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Massive investment in Whiskey production will lead to a glut in supply in a couple of years

  1. #1
    Star Trek VI: The Undiscovered Country Naturally Camouflaged [my scoffingly uncritical tinning]
    Whiskey production can be one of the longest production processes in the entire economy. Planning whiskey production is extremely difficult, even if you assume a perfectly stable, hard money economy. Even moderate quality whiskies need to be planned years in advance. The youngest whiskey that can be legally labeled as bourbon must be barrel aged for at least 2 years, but most middle shelf bourbons are aged for 4, 6, or 8 years. Scotch whiskey has even stricter requirements; to be labeled Scotch the whiskey must be aged for a minimum of three years, but it is rare to find a moderately rated Scotch aged for less than 8 years. The most popular Scotches are aged 12, 14, and 16 years while the most luxurious whiskies are aged as long as 25 or even 50 years. Compound this with losing 2 percent of volume per year aged to the “angel’s share” and you are in a very difficult entrepreneurial situation.

    The distiller-entrepreneur will first need to determine the recipe, this will determine the proportion of grain, corn, rye, or barley that must be acquired based on the predicted preferences of the customer years later. Once the ingredients are acquired malting begins where the barley (for example) is steeped in water on the malting floor to start the germination. This process involves monitoring the germination of the barley until the sugar content is within the target range. Once the barley is ready it is dried out in a kiln where peat is burned in order to add flavor and stop the germination. The malted barley is then ground down and water is added, this is referred to as the mash. It is then allowed to ferment into a beer like substance called the wash. The wash is subsequently transformed into whiskey by distilling it in copper pot stills. The distiller-entrepreneur then needs to decide how long to age this clear, harsh whiskey and in what type of cask. A popular combination would be an oak cask that was previously used to age sherry, aged for 12 years. During this 12 years the cask sits in an enormous dunnage warehouse. Once the maturation is complete, the whiskey is sent through a strict quality assurance program, bottled, labeled, and distributed all over the world. At this point the distiller has finally sold his product. So in short, the distillery needs peat harvesting equipment, malting floors, kilns, copper pot stills, thousands of casks, dunnage warehouses, land, and a lot of time.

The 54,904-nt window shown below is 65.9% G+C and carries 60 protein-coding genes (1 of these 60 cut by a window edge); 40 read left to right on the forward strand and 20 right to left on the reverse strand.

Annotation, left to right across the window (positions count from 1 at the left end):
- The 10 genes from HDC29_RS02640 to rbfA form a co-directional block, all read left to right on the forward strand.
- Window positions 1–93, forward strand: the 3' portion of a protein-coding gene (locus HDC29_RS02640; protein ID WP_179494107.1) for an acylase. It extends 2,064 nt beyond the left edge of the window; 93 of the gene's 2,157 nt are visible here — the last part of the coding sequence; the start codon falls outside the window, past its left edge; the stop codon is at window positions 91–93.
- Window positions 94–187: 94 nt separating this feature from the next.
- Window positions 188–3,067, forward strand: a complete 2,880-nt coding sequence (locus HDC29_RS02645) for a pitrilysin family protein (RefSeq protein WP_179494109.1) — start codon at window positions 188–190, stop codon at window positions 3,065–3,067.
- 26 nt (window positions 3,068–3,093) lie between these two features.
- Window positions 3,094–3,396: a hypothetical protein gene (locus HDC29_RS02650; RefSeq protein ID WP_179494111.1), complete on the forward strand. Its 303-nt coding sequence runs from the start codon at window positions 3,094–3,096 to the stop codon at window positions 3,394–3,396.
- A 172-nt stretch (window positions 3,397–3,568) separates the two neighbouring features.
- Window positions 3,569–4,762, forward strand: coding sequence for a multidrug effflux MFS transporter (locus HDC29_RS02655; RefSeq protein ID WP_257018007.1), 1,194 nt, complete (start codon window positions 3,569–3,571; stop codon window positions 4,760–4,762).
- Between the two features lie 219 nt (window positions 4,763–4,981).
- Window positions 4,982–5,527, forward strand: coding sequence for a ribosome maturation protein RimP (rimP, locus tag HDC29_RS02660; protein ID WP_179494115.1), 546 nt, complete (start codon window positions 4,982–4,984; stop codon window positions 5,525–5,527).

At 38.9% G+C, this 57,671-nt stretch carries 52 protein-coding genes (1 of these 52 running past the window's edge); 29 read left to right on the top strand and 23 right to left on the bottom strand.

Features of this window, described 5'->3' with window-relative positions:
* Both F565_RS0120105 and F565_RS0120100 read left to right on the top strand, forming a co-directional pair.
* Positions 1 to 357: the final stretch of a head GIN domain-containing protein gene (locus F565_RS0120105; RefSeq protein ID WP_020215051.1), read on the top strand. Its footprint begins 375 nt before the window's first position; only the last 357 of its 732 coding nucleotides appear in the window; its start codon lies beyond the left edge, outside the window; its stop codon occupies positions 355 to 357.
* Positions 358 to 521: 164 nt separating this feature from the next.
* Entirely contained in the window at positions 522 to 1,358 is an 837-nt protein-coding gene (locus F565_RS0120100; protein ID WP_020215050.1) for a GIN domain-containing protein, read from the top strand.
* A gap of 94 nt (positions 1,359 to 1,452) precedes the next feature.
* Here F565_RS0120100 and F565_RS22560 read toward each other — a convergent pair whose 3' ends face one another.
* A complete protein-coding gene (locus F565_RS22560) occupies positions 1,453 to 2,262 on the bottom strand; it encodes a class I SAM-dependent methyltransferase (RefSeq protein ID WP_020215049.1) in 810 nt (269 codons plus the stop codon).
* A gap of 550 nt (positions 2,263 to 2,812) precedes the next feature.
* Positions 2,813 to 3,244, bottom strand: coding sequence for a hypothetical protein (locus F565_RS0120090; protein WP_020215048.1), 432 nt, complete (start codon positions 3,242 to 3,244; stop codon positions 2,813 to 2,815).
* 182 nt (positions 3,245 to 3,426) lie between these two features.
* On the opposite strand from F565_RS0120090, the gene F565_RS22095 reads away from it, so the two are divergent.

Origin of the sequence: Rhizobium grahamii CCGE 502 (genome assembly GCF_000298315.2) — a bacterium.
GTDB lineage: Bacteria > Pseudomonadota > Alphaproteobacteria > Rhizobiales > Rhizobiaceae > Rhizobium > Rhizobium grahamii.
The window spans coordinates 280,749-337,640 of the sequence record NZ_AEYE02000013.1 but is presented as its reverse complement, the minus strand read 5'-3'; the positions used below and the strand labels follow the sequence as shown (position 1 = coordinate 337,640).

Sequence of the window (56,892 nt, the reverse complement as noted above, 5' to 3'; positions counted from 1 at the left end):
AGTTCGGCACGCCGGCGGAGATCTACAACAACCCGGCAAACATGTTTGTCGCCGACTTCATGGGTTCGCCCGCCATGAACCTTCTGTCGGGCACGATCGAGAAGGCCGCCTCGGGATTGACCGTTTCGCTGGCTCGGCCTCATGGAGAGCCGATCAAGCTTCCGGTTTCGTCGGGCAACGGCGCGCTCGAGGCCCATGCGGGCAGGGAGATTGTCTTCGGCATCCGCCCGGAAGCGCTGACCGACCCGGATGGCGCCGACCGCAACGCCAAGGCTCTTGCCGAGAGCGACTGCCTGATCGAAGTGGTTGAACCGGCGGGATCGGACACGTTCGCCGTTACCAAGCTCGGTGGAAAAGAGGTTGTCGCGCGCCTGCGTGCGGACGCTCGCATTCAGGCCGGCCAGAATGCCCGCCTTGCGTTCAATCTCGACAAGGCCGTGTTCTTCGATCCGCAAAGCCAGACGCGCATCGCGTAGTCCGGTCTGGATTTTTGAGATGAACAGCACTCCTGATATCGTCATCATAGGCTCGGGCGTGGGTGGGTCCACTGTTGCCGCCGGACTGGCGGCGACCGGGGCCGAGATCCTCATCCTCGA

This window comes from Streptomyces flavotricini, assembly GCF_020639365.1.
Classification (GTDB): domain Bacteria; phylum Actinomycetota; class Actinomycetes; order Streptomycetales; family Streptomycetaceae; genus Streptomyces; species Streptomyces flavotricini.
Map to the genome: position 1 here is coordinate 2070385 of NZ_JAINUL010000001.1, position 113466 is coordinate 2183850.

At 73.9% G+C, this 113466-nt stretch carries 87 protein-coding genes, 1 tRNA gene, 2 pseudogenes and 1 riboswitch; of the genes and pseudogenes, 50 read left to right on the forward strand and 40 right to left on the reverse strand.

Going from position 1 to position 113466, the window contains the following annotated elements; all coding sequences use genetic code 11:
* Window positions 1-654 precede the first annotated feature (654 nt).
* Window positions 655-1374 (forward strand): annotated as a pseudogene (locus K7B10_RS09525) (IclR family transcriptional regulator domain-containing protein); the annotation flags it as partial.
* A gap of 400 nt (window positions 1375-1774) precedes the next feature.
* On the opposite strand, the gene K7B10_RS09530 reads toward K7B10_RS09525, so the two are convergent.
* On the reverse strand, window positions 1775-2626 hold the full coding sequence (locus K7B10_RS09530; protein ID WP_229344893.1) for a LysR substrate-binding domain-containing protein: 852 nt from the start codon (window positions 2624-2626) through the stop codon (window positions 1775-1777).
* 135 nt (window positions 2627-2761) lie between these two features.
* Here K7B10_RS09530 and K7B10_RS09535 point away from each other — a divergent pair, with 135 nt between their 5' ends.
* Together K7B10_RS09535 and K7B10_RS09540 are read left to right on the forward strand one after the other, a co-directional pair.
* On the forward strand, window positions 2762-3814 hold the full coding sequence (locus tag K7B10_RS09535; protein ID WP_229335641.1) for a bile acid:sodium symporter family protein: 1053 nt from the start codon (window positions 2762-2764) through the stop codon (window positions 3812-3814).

During the 2000s boom, we found that this extra spending was directed largely toward luxury items, whether it be houses, cars, or vacations.

    Unfortunately, in the current economy, over-investment (or malinvestment) is occurring now, squandering the resources that are expected to be available to fund the consumption in the future. During the contraction, when unemployment will rise, it stands to reason some of the first items to drop off a household’s budget will be discretionary luxury items, like bottles of whiskey. This will cause the demand for whiskey to plummet at the same time the supply is exploding.

    Massive investment has entered this industry in response to rising prices. Unfortunately, solid economic theory is telling us that this investment is probably in error.
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